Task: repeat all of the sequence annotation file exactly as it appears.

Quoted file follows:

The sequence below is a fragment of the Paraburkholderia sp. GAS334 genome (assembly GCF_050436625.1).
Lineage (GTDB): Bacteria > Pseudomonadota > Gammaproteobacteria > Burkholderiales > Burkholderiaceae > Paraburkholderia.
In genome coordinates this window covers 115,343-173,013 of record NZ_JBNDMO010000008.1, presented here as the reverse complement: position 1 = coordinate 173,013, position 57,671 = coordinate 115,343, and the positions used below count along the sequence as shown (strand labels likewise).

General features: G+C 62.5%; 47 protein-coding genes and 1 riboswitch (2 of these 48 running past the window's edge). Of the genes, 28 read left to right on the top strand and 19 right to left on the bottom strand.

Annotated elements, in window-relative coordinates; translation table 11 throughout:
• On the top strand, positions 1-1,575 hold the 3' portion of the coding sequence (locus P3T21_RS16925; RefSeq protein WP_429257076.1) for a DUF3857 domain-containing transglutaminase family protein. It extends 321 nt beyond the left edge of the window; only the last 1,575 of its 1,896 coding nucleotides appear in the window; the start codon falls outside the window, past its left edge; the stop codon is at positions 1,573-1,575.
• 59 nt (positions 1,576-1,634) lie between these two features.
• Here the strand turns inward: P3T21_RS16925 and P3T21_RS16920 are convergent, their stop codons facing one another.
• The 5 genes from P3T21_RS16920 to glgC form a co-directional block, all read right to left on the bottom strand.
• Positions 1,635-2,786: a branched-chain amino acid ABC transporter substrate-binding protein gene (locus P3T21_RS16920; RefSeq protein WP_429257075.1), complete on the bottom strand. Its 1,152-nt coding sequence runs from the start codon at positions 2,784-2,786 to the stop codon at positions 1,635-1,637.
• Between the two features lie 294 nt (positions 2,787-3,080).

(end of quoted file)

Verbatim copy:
The sequence below is a fragment of the Paraburkholderia sp. GAS334 genome (assembly GCF_050436625.1).
Lineage (GTDB): Bacteria > Pseudomonadota > Gammaproteobacteria > Burkholderiales > Burkholderiaceae > Paraburkholderia.
In genome coordinates this window covers 115,343-173,013 of record NZ_JBNDMO010000008.1, presented here as the reverse complement: position 1 = coordinate 173,013, position 57,671 = coordinate 115,343, and the positions used below count along the sequence as shown (strand labels likewise).

General features: G+C 62.5%; 47 protein-coding genes and 1 riboswitch (2 of these 48 running past the window's edge). Of the genes, 28 read left to right on the top strand and 19 right to left on the bottom strand.

Annotated elements, in window-relative coordinates; translation table 11 throughout:
• On the top strand, positions 1-1,575 hold the 3' portion of the coding sequence (locus P3T21_RS16925; RefSeq protein WP_429257076.1) for a DUF3857 domain-containing transglutaminase family protein. It extends 321 nt beyond the left edge of the window; only the last 1,575 of its 1,896 coding nucleotides appear in the window; the start codon falls outside the window, past its left edge; the stop codon is at positions 1,573-1,575.
• 59 nt (positions 1,576-1,634) lie between these two features.
• Here the strand turns inward: P3T21_RS16925 and P3T21_RS16920 are convergent, their stop codons facing one another.
• The 5 genes from P3T21_RS16920 to glgC form a co-directional block, all read right to left on the bottom strand.
• Positions 1,635-2,786: a branched-chain amino acid ABC transporter substrate-binding protein gene (locus P3T21_RS16920; RefSeq protein WP_429257075.1), complete on the bottom strand. Its 1,152-nt coding sequence runs from the start codon at positions 2,784-2,786 to the stop codon at positions 1,635-1,637.
• Between the two features lie 294 nt (positions 2,787-3,080).